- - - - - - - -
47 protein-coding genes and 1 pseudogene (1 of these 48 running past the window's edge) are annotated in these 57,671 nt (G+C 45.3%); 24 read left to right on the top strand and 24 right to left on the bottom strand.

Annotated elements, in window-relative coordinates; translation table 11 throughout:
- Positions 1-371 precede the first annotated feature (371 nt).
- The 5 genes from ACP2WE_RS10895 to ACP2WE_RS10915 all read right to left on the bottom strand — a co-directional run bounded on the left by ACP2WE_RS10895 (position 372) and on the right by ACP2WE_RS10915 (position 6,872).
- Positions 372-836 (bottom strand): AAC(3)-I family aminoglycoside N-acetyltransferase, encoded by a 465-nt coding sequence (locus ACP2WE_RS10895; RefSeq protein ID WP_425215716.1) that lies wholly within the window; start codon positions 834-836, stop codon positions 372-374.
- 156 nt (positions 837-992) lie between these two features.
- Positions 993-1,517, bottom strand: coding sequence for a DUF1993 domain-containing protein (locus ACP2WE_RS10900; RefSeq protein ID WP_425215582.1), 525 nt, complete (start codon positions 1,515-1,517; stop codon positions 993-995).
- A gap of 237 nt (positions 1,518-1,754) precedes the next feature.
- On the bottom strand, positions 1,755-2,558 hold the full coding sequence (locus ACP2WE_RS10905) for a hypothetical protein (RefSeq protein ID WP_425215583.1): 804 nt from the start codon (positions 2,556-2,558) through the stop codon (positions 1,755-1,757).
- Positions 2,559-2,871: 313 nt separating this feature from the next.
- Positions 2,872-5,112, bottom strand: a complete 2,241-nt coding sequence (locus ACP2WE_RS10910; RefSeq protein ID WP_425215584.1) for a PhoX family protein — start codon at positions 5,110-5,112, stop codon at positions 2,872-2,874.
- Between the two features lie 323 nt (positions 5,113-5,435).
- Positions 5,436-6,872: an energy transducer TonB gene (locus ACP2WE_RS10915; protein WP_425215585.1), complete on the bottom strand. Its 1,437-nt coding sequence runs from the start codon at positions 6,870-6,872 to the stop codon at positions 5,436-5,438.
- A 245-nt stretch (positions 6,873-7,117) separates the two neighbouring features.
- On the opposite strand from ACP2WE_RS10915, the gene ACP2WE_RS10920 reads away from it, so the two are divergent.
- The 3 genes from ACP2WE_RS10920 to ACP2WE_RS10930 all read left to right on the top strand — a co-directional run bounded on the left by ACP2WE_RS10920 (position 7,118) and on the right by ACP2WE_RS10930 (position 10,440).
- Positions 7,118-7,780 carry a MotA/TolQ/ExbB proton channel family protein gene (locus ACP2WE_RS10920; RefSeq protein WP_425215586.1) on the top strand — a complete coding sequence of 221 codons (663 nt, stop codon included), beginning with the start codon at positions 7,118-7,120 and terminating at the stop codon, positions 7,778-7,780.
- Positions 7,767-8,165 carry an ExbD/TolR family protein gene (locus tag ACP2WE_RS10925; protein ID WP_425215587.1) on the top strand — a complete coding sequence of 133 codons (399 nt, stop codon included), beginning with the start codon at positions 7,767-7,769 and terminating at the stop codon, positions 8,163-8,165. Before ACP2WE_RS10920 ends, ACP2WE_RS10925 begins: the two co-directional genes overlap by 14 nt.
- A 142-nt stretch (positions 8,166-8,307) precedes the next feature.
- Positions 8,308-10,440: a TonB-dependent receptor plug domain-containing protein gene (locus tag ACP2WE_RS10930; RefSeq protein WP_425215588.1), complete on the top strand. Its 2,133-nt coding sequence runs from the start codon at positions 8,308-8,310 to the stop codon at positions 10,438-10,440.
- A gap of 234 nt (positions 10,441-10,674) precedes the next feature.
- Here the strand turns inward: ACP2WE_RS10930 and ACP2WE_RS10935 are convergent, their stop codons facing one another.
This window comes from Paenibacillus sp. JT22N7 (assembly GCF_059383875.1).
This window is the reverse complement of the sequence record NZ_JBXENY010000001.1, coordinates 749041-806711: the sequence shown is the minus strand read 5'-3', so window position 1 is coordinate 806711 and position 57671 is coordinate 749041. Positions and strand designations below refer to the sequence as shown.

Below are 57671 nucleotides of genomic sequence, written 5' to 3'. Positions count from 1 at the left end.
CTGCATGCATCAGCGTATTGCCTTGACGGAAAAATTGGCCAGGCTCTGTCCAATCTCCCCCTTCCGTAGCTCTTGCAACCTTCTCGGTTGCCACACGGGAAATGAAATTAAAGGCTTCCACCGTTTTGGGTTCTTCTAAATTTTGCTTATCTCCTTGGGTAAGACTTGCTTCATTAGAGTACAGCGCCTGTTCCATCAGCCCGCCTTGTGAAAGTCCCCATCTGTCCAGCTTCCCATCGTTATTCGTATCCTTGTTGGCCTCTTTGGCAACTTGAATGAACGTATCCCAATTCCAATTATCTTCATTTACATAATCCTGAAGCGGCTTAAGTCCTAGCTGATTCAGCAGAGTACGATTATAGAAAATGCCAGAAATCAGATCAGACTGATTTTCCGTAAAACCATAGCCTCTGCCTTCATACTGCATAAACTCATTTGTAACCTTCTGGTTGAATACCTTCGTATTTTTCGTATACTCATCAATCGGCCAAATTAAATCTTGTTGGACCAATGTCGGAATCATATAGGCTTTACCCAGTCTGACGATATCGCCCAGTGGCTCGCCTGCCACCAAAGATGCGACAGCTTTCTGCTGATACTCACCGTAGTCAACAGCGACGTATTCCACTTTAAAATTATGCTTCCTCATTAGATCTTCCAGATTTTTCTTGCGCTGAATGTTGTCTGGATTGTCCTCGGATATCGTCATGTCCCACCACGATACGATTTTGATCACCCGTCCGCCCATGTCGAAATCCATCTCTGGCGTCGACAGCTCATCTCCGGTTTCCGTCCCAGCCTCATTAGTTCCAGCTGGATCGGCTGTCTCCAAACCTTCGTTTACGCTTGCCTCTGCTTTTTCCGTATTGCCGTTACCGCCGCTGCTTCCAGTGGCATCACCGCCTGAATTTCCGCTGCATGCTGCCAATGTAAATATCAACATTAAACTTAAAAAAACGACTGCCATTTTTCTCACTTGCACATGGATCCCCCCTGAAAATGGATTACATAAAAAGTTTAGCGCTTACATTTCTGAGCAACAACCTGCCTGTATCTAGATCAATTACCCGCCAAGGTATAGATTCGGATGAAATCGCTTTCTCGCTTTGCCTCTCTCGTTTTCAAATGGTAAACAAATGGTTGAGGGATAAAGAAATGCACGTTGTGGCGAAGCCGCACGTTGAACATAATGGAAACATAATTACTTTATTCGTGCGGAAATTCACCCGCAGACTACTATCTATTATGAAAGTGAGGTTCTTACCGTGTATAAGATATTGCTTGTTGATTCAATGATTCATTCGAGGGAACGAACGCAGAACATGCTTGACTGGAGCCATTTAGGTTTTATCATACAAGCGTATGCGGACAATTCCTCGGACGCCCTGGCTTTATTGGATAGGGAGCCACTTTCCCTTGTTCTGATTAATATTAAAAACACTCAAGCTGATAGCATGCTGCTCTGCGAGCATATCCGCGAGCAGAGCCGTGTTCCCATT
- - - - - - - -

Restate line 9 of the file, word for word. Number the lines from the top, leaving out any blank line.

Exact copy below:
- On the bottom strand, positions 1,755-2,558 hold the full coding sequence (locus ACP2WE_RS10905) for a hypothetical protein (RefSeq protein ID WP_425215583.1): 804 nt from the start codon (positions 2,556-2,558) through the stop codon (positions 1,755-1,757).